Mandy Moore’s long-promised album comes out tomorrow. It’s called Silver Landings and the name signifies how far Mandy has come in the last decade, both personally and professionally. We know now that reason we have not heard much from Mandy in the last 10 years sn because she was being manipulated and held back by her controlling ex, Ryan Adams. In February 2019, Mandy went public with what she endured while under his thumb. After finally liberating herself from that situation, Mandy’s career has re-ignited (This Is Us), she’s able to explore her creativity (Silver Landings) and she’s found love with a person she can trust (husband Taylor Goldsmith). Now that she is completely free from Adams, Mandy wants to distance herself from him both for her well-being and because of the satisfaction he gets from anyone talking about him.
That last album, the folk- and country-inspired “Amanda Leigh,” came out in 2009 — also the year she married the musician Ryan Adams. Throughout their relationship, Ms. Moore wrote songs, some with Mr. Adams, for a seventh studio album. Every so often she would share updates with her fans on social media. But nothing was ever released.
“I was so ready. I was so hungry,” Ms. Moore said. At the time, she had no formal representation; she had parted ways with her music manager. Mr. Adams, a prolific solo artist, writer and producer, discouraged her from working with anyone but him on the new album, she said.
As the years went by, Mr. Adams continued to release his own work, and Ms. Moore’s career as a musician stagnated. She began to question her self-worth: “‘Am I good enough? What do I bring to the table?’ Because if my creative partner and romantic partner can’t even make time or doesn’t want to work with me, where does that leave me?”
She and Mr. Adams divorced in 2016, but it would be years until she went public about his treatment of her. And she certainly wouldn’t write about him.
“I’m so done with that person having taken so much of my life and my time,” she said.
Last February, Ms. Moore opened up about her relationship with Mr. Adams in a New York Times investigation of sexual misconduct and emotional abuse allegations against the musician. (Through his lawyer, Mr. Adams denied many of the allegations. After the article’s publication he posted a series of apologies on Twitter “to anyone I have ever hurt, however unintentionally.”)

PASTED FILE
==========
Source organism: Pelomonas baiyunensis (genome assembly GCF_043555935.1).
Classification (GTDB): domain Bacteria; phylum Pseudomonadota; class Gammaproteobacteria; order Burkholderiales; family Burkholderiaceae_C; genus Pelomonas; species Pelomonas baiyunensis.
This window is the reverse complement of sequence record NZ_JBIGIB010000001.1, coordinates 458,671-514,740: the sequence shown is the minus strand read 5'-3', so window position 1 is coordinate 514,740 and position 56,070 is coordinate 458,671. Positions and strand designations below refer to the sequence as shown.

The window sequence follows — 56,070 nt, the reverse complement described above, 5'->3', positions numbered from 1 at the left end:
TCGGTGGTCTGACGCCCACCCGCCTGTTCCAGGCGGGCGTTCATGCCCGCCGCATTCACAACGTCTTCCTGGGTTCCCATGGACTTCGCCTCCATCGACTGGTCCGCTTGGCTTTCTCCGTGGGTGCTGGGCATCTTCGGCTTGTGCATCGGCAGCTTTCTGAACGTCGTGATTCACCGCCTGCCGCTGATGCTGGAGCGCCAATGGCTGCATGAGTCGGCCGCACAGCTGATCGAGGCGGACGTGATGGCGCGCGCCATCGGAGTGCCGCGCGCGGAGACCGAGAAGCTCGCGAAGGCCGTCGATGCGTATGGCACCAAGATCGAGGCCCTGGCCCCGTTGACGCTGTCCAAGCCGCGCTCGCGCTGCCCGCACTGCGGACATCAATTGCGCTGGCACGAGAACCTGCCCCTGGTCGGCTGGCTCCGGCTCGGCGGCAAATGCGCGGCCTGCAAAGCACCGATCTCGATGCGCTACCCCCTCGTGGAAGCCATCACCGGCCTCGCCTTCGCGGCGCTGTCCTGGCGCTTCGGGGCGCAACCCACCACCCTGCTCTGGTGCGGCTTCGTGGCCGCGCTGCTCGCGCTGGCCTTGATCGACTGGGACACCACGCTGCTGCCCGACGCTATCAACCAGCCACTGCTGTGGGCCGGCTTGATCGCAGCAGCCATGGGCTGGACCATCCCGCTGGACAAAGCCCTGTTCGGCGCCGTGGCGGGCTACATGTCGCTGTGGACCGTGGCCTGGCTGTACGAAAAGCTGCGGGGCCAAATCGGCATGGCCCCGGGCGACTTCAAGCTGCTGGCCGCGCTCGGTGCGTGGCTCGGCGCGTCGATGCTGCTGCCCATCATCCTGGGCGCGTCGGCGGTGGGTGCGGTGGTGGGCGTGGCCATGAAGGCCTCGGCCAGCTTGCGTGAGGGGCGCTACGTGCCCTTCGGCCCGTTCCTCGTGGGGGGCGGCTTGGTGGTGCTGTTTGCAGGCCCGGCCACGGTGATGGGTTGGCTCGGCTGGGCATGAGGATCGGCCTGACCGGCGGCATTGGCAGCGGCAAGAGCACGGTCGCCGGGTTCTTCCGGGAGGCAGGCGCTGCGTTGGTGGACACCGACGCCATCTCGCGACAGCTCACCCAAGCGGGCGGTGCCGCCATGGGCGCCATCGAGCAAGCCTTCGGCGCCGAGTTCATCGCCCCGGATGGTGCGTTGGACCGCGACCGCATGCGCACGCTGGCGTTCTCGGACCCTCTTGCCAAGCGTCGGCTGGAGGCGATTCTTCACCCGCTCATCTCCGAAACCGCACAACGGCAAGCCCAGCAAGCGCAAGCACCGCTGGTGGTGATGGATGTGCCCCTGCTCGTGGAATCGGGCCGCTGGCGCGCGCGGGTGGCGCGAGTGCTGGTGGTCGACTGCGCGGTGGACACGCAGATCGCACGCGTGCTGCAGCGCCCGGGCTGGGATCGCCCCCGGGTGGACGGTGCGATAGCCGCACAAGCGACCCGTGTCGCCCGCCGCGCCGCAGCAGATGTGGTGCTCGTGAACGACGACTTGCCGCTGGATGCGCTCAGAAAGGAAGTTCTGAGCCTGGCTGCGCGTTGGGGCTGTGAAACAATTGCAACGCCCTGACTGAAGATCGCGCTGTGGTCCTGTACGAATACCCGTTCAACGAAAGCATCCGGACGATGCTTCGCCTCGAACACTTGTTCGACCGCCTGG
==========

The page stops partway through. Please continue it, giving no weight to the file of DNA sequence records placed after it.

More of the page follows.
“I was blown out of the water by the information, some of which was in the article and some of which after the fact I found out wasn’t a part of it,” Ms. Moore said, wiping tears from her eyes.
For months after the article’s publication, people reached out to Ms. Moore — some with their own stories about Mr. Adams and others who had experienced similar treatment in their personal lives. “Women were, are, so hungry to have this conversation, I think, when it involves emotional and psychological abuse,” she said.
She is proud to have spoken up about her experience. Still, Ms. Moore is reluctant to frame Mr. Adams as the center of — or even a turning point in — her story.
“I just don’t want this thing to be about him,” she said, referring to the interview and the article that would come of it. “He’s taken so much for so long from so many people. I can promise you he gets satisfaction being talked about in any capacity. I just know that about him. I haven’t spoken to him in, I don’t know, two years or something, but just knowing him as well as I know him, he really gets off on being talked about.”
[From NY Times via Lainey Gossip]
It’s criminal how much of her life Adams robbed Mandy of, stifling her creativity as a means of controlling her and letting her believe it was because she wasn’t good enough. I’m sure sharing her story was like a dam breaking within her. I know people like Mandy described, who do “get off on” anyone talking about them, regardless of what’s being said. Mandy being able to mute the story on him tells me that 1) she’s done the healing she needs to walk away and 2) has reclaimed all her power. Both those things make me very happy for Mandy and I hope she continues to thrive.
I never really followed Mandy’s music career. I knew she was a singer, she just wasn’t in my rotation. Silver Landings is being promoted as a folk album that was inspired from some of her favorite artists like Joni Mitchell, Jackson Browne and Warren Zevon. I appreciate folk music and I like all those artists so here’s hoping. Her first single, When I Wasn’t Watching, wasn’t bad, although I like the lyrics more than the tune. However, the big takeaway from all Mandy’s interviews over the last few years is that she doesn’t really need our approval, she’s doing this for herself now. She’s not letting someone else dictate when and how she can express herself. In that case, she’s already won everything.
Photo credit: WENN/Avalon
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